John, though he’d be far too modest to say it, pioneered doing that in the internet age with the Global Game, established in 2004. It was the blog (and later book) that inspired both David and I to begin our own. John explored the history of American soccer (“Were Paterson FC the first stateside club?”), soccer’s place in the American civil right’s movement, New Jersey’s immigrant soccer past, and “the spread of women’s soccer into new territories in America’s fragmented demographic”. Quite simply, John consistently told stories that we would never otherwise have heard about soccer on this continent and beyond; a sociology of the sport.
An anthropologist by trade, David Keyes has similarly looked to unearth the roots of America’s diverse soccer culture - or as he importantly put it in one essay, America’s soccer cultures. David examined how MLS attempted to reach hispanic communities (with difficulty, he explains in an interesting interview from 2008with the Columbus Crew’s Director of Hispanic Development), and his road trip across the US the same year saw David encounter MLS’ only Japanese player; Mexican immigration and soccer in Garden City, Kansas;Peter Vermes; Frank Borghi; uh, myself; Roy Messer and Guillermo Barros Schelotto. David hit the road and told stories through the people that make the sport what it is.
Liam does not have a blog, though he contributed a couple of very fine pieces on branding in soccer to my own site, Pitch Invasion (“A Brand History of the European Championship” and “From Pastime to Industry: How Nineties Design Made the Sport”). As the XI Art Director, Liam’s understanding of how soccer identity is forged is of the utmost importance. His technical skills will be the lynchpin to the publication’s ability to vary by theme; there will be no stock template, but a flexible form that will enhance each issue’s unique content. Liam can pull off something big, but also sweats every detail, as I know from many years of collaboration with him for Section 8 Chicago.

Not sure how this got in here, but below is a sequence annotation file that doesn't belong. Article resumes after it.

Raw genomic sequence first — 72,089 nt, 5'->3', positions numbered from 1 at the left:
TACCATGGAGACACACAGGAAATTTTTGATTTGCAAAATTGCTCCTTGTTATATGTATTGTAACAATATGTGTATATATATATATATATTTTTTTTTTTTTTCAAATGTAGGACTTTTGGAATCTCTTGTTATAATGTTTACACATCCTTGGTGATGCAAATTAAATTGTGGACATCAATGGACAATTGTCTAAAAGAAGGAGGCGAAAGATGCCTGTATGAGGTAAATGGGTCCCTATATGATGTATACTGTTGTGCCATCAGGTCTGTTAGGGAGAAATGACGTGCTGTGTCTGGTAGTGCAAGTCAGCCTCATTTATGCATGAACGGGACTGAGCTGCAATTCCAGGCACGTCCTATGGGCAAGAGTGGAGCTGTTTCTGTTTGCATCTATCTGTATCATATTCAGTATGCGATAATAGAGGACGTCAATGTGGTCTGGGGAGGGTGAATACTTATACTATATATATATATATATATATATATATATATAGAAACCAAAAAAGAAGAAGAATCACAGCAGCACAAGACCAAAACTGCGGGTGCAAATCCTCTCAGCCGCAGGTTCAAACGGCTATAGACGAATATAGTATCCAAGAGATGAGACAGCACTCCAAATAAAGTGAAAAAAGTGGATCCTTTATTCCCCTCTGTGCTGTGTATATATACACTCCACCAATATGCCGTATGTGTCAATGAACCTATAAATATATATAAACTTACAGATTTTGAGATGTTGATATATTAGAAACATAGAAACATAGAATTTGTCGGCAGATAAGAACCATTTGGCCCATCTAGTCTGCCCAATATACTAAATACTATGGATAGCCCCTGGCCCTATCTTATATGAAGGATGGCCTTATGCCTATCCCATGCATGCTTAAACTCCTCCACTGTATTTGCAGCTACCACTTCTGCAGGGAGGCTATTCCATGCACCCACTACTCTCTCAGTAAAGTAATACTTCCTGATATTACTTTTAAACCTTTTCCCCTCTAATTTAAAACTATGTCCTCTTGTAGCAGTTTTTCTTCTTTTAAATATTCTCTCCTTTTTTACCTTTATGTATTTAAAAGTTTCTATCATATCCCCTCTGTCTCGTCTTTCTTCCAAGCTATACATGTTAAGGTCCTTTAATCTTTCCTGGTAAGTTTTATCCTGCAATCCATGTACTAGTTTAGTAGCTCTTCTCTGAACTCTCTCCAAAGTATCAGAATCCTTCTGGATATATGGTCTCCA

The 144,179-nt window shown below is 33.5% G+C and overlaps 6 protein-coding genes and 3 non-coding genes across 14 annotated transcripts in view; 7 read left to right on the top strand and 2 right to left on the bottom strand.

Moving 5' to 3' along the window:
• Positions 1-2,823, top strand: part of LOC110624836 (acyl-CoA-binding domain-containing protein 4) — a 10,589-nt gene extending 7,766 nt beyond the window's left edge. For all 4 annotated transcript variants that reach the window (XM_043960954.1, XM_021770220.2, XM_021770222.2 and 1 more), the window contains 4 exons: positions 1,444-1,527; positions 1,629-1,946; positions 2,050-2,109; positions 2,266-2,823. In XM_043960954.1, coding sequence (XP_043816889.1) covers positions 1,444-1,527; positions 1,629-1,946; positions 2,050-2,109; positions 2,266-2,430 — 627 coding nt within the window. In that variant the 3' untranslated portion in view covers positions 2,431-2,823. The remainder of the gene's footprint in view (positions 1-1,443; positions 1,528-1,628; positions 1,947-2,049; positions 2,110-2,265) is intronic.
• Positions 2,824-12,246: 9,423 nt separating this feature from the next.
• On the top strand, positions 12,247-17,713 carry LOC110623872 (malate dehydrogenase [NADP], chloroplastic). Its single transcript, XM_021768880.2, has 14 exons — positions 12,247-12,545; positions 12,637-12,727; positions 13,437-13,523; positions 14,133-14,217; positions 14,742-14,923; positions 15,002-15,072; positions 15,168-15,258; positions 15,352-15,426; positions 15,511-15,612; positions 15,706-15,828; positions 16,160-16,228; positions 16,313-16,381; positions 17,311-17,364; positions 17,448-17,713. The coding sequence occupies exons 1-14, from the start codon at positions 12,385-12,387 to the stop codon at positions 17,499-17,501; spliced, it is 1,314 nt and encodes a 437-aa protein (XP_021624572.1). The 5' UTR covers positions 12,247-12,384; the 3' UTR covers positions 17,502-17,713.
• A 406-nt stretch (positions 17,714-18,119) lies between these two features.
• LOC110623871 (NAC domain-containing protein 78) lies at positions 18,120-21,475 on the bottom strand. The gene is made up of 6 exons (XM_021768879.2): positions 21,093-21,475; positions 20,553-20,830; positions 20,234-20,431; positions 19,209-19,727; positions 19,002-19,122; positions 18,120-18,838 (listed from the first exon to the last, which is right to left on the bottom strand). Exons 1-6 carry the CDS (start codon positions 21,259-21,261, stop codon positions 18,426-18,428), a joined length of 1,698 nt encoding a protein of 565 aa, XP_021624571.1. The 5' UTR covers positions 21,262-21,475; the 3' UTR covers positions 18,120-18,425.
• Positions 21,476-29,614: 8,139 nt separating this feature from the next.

Working with this team is why I have high hopes for the originality of the topics, the quality of the writing, and the look and feel of the publication. If XI can secure its funding with the support of the soccer community, I hope that we will find many more contributors who can make each issue special.
- Tom Dunmore
It’s day #4 of the Kickstarter drive. Remember, XI needs to hit that $11,000 target within the next 27 days or not a cent will go towards starting the magazine. So please keep spreading the word and be a founding supporter of a new North American soccer magazine!
You can help by reblogging this and sharing the Kickstarter link: http://kck.st/H51kHc
A short conversation with XI co-editor David Keyes about his vision for the magazine.